The following are the steps to follow while preparing the sticky rice:

Step 1: Soak the rice.

In a deep container or bowl pour your glutinous rice and pour in water until it is 3” above the rice. This is enough room for the rice to expand after soaking up the water. Let it soak for 6-24 hours or longer. The longer it soaks, the softer the texture.

Step 2: Prepare the steamer and rice for steaming.

Line a bamboo steamer or heat-proof rimmed plate with parchment paper or steamer liner. Drain the rice and even arrange it in the steamer or plate.

Step 3: Steam the rice.

If you’re using a plate then place it on a metal rack at the base of a deep pot with a few inches of water and cover. If you’re using a bamboo steamer, place it in a wok of water or tiered metal steamer and cover. Let the rice steam for 30-45 minutes. The larger the batch the longer the steaming time. Just keep checking the rice to see if it is ready. Once the sticky rice is ready, serve it while it is hot, and remember to keep the excess covered to avoid it drying out.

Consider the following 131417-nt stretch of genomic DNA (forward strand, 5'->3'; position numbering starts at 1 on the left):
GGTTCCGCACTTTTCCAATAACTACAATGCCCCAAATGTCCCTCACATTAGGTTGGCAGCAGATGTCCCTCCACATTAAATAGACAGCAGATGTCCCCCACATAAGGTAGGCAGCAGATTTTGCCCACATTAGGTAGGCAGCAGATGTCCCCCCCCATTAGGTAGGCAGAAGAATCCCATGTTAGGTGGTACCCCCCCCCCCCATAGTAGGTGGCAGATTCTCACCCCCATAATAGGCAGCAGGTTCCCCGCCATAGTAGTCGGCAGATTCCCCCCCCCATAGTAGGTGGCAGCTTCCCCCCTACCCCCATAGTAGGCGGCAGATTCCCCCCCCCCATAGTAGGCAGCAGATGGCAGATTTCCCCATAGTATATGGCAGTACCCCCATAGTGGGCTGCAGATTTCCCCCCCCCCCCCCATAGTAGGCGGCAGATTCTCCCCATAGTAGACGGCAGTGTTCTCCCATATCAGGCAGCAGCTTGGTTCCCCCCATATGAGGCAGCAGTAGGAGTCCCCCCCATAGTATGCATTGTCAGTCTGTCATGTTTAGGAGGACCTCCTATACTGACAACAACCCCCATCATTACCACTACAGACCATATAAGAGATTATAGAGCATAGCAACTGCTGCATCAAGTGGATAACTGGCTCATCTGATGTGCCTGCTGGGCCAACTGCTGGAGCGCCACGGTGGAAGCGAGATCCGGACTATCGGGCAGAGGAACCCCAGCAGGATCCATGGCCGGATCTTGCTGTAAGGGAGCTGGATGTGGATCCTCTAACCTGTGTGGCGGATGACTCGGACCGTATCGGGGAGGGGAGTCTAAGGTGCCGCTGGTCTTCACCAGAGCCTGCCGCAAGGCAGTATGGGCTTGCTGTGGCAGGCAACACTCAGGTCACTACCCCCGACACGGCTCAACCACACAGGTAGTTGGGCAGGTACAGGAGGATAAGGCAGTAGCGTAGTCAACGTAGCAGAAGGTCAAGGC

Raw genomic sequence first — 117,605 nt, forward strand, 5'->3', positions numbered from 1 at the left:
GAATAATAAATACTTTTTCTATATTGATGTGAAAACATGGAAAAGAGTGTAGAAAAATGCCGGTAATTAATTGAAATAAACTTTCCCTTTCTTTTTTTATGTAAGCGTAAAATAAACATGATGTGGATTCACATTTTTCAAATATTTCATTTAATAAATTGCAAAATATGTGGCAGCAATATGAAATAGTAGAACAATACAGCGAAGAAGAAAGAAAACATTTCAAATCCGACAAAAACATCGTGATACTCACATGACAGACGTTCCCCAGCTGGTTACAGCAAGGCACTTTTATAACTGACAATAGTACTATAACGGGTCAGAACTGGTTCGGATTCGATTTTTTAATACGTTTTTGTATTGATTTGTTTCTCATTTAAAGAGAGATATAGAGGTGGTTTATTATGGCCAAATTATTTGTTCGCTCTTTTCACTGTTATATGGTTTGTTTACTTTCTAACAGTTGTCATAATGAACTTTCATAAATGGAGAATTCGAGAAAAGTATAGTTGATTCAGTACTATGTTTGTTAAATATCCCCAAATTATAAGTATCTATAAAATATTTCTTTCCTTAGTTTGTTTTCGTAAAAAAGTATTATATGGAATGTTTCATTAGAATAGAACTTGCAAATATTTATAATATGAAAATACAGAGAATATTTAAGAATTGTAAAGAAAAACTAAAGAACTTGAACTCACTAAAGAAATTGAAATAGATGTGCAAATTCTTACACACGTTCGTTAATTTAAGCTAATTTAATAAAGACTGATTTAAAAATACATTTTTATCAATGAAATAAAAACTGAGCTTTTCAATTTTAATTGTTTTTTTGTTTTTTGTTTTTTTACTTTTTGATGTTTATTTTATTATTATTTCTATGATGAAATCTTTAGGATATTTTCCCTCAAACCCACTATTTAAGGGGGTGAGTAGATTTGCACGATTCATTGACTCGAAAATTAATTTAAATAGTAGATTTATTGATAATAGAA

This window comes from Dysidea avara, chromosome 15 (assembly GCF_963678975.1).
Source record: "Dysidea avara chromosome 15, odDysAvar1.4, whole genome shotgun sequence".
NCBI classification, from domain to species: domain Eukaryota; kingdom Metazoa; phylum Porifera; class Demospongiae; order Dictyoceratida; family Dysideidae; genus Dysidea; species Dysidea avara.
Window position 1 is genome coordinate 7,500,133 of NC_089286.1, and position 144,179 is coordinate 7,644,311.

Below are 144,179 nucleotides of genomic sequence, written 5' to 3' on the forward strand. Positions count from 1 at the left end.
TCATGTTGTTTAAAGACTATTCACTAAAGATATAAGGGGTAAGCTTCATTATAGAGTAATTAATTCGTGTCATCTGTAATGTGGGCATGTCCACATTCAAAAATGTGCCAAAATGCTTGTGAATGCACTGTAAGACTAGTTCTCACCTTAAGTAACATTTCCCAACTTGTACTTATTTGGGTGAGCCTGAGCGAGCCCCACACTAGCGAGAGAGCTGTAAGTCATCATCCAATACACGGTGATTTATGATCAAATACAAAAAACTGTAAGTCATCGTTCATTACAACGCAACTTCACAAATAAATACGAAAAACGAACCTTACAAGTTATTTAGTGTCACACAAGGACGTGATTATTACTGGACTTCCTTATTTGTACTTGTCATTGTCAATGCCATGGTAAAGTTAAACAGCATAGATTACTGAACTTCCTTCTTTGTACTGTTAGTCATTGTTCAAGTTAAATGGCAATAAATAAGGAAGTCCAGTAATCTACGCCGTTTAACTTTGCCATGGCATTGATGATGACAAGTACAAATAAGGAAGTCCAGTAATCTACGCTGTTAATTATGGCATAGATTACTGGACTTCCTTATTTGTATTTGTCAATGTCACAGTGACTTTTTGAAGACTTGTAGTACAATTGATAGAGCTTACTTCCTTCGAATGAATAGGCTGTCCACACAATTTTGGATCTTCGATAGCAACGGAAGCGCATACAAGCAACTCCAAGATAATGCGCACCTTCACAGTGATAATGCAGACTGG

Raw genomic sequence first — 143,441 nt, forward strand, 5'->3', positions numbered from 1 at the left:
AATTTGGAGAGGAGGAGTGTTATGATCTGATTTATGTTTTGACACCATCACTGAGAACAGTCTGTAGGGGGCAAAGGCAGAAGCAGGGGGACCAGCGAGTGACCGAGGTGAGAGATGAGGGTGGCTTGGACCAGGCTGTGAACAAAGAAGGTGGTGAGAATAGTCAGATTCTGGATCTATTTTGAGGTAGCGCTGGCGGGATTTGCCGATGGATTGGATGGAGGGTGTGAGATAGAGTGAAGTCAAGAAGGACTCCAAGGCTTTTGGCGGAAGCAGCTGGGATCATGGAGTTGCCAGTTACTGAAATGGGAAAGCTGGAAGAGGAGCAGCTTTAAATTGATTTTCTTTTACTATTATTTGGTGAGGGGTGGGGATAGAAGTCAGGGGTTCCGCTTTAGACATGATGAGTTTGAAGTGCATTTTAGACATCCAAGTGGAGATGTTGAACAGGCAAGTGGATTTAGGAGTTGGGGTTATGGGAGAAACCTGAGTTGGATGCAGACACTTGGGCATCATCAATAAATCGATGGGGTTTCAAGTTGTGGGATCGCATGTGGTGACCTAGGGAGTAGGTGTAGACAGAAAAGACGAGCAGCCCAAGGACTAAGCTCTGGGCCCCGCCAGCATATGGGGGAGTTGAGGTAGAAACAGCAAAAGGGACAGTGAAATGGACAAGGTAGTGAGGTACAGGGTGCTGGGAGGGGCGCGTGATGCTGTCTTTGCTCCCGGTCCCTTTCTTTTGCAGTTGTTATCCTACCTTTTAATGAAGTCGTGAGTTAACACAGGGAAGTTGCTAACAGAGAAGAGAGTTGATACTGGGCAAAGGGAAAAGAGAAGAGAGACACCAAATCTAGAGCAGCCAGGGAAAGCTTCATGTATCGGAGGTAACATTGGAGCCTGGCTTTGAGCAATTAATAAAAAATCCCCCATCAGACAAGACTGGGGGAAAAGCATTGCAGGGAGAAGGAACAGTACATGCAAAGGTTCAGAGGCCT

Chinese Sticky Rice Nutrition Facts.

Gao (sticky rice cake)

One cup of sticky rice is about 169 calories. Of these calories, 90% (36.7g) are made up of carbohydrates, 9% (3.51g) of protein, and 2% (0.33g) of fat. The rice is also rich in potassium (17mg), calcium (3mg), sodium (9mg) and contains some iron (0.24mg).


Sticky rice is an important ingredient in many Chinese dishes. These include Zongzi (rice dumpling), Gao (sticky rice cake), and many other tasty desserts. You can enjoy these delicacies in various Chinese festivals like the Dragon Boat Festival as well as the Chinese New year. They are also part of the dishes of the 8 famous Chinese cuisines.